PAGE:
Senior Commissioning Editor, Helen Eaton looks back at a great year for one of our oldest journals.


I always enjoy getting to the end of a year and looking back at all that the journal has done. 2017 was another busy year and we’re very proud of the great range of theme issues that we’ve published. As always, our thanks go to our fantastic Guest Editors, who put a huge amount of work into making these issues into such excellent resources for the research community. Thanks also to our authors and reviewers, without whom we couldn’t do this.

 
In 2017 we published issues across our main four broad areas: organismal biology, cell and development, health and disease and neuroscience and cognition. Many issues have been truly interdisciplinary, such as the issue on innovation in biological systems which looked for unifying principles from areas as diverse as bacterial genetics and cereal domestication. Our broad remit and flexibility means that we can cover topics all the way from lab-based research to policy work, such as in our issue reviewing the lessons learnt from the 2013–2016 Ebola epidemic, or in the issue which looked at how global food production might be optimised by improving the efficiency of photosynthesis.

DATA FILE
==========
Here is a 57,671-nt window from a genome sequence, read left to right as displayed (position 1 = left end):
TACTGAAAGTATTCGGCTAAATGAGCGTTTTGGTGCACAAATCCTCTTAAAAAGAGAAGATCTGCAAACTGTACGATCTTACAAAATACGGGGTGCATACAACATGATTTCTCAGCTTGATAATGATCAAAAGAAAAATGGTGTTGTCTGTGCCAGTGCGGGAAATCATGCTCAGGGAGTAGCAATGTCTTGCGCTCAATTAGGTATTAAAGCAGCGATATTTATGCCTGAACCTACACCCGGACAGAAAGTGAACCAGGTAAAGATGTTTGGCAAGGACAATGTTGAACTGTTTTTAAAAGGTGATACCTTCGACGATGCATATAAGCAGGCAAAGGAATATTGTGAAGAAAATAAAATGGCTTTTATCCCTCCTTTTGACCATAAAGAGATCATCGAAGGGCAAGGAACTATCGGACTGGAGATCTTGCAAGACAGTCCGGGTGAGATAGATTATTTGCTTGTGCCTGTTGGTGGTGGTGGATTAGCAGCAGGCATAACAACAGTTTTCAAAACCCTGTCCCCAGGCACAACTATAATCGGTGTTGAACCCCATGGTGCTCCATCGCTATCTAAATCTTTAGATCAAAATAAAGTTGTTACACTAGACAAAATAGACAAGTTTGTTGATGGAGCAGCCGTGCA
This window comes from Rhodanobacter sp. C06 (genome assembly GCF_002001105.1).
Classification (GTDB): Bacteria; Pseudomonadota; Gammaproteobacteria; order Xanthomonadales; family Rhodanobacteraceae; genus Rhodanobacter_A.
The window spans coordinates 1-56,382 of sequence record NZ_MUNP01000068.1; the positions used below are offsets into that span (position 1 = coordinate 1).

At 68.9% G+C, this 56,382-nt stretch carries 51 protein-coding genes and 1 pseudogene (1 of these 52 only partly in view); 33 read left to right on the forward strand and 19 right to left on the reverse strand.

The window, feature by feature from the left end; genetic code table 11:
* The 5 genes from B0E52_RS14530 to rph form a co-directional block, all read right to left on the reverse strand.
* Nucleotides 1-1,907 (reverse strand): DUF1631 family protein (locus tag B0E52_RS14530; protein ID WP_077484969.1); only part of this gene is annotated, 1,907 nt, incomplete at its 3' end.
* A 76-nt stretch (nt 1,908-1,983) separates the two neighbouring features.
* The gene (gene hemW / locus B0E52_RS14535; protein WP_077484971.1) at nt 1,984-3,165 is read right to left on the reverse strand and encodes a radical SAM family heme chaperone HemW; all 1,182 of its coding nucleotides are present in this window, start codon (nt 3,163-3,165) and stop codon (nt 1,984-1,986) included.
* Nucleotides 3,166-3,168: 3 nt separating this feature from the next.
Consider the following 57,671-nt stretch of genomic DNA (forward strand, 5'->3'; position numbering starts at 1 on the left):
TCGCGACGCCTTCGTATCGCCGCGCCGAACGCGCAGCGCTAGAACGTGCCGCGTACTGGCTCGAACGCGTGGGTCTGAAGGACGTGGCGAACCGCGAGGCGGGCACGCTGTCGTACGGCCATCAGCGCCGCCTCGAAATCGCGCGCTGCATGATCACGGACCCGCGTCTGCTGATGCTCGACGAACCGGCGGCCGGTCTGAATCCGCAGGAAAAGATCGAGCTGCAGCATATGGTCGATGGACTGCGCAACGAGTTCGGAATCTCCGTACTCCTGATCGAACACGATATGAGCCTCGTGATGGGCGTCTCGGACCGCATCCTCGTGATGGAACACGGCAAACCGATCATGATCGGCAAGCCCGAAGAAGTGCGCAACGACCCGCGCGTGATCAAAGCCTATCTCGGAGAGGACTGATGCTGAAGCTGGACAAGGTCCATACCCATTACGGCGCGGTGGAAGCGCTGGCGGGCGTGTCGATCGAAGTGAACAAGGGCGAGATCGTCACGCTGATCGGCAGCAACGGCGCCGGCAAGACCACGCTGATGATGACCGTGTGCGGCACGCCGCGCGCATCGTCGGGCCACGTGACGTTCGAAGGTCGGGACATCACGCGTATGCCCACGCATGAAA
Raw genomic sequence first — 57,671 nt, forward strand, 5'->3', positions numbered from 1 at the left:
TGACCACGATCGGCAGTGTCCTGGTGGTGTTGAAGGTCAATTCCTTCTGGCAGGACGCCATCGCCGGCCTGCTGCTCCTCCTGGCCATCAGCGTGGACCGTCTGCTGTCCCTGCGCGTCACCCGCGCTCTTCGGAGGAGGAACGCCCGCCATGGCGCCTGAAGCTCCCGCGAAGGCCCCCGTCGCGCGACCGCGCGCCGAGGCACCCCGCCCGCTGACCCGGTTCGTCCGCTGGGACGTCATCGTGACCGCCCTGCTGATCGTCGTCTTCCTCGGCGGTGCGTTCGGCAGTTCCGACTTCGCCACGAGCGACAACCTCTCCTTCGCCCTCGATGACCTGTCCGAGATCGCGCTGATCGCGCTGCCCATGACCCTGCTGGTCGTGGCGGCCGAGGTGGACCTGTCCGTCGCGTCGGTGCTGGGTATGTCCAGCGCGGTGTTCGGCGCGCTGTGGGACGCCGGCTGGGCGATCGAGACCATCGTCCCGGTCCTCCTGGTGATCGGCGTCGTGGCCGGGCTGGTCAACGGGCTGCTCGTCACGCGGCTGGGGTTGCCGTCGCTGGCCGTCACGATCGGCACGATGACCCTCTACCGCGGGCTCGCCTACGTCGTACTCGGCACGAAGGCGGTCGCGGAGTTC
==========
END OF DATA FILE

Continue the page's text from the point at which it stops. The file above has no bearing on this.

These are just a few highlights, so please browse all 26 of our issues from last year to find one that interests you.

2017 facts and figures:

• 26 issues published: a total of 390 articles in over 3500 pages
• Over 1100 authors from over 40 countries
• 96 open access papers
• 1350 reviewers invited (and over 650 reviews completed)
• 9 million full-text downloads

Our most downloaded paper during 2017 was ‘Plastics recycling: challenges and opportunities’ – a 2009 paper by Jefferson Hopewell and colleagues that continues to be highly topical.

The top paper published during 2017 was ‘The evolution of transmission mode’ by Janis Antonovics et al. This article, part of a theme issue on the ecology and evolution of parasite transmission, reviewed our current understanding “why” and “when” different transmission modes are likely to evolve, and whether changed circumstances following pathogen entry into a human population would result in the evolutionary amplification of a particular transmission pathway.


We are always looking for new Guest Editors and topic ideas, so please get in touch if you are interested in working with us during 2018!
 

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